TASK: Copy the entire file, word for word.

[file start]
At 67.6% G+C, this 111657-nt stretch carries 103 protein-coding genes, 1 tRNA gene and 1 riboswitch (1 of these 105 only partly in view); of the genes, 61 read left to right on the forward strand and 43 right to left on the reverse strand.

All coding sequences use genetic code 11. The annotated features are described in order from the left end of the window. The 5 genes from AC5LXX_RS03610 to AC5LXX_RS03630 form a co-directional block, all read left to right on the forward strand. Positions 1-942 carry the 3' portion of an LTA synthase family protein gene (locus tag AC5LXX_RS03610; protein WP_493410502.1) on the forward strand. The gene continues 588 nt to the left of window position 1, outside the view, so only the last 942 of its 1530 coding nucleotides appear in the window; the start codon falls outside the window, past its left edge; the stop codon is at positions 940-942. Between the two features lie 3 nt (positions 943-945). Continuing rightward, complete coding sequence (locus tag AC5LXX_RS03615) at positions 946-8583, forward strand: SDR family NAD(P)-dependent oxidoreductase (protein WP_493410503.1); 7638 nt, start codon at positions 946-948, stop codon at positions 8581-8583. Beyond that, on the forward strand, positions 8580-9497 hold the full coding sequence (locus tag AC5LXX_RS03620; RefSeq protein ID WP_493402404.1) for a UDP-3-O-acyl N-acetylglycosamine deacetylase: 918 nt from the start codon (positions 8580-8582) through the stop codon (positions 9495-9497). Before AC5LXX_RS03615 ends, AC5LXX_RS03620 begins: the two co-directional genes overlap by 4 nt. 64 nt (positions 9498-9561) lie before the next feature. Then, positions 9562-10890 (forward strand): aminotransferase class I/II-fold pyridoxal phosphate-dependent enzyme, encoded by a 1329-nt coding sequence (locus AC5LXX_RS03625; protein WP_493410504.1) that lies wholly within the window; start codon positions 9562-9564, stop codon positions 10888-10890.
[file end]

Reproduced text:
At 67.6% G+C, this 111657-nt stretch carries 103 protein-coding genes, 1 tRNA gene and 1 riboswitch (1 of these 105 only partly in view); of the genes, 61 read left to right on the forward strand and 43 right to left on the reverse strand.

All coding sequences use genetic code 11. The annotated features are described in order from the left end of the window. The 5 genes from AC5LXX_RS03610 to AC5LXX_RS03630 form a co-directional block, all read left to right on the forward strand. Positions 1-942 carry the 3' portion of an LTA synthase family protein gene (locus tag AC5LXX_RS03610; protein WP_493410502.1) on the forward strand. The gene continues 588 nt to the left of window position 1, outside the view, so only the last 942 of its 1530 coding nucleotides appear in the window; the start codon falls outside the window, past its left edge; the stop codon is at positions 940-942. Between the two features lie 3 nt (positions 943-945). Continuing rightward, complete coding sequence (locus tag AC5LXX_RS03615) at positions 946-8583, forward strand: SDR family NAD(P)-dependent oxidoreductase (protein WP_493410503.1); 7638 nt, start codon at positions 946-948, stop codon at positions 8581-8583. Beyond that, on the forward strand, positions 8580-9497 hold the full coding sequence (locus tag AC5LXX_RS03620; RefSeq protein ID WP_493402404.1) for a UDP-3-O-acyl N-acetylglycosamine deacetylase: 918 nt from the start codon (positions 8580-8582) through the stop codon (positions 9495-9497). Before AC5LXX_RS03615 ends, AC5LXX_RS03620 begins: the two co-directional genes overlap by 4 nt. 64 nt (positions 9498-9561) lie before the next feature. Then, positions 9562-10890 (forward strand): aminotransferase class I/II-fold pyridoxal phosphate-dependent enzyme, encoded by a 1329-nt coding sequence (locus AC5LXX_RS03625; protein WP_493410504.1) that lies wholly within the window; start codon positions 9562-9564, stop codon positions 10888-10890.